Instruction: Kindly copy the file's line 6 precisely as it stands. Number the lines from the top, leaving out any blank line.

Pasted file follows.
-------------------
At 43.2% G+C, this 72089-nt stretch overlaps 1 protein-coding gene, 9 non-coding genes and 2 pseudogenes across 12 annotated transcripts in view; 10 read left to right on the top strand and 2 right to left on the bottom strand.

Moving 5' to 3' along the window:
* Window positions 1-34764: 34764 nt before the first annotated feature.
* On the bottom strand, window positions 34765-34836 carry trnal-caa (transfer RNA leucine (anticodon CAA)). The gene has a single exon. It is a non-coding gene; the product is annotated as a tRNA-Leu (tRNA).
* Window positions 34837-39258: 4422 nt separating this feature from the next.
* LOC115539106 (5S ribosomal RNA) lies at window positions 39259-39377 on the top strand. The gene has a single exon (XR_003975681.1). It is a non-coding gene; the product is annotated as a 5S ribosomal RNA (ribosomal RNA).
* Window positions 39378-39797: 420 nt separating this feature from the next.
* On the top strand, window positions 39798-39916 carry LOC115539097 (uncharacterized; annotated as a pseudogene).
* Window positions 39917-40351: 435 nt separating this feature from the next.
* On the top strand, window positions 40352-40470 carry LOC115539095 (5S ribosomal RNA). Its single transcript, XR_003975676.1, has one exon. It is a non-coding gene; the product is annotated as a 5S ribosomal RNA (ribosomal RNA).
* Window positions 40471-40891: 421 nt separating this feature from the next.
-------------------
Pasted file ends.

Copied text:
* LOC115539106 (5S ribosomal RNA) lies at window positions 39259-39377 on the top strand. The gene has a single exon (XR_003975681.1). It is a non-coding gene; the product is annotated as a 5S ribosomal RNA (ribosomal RNA).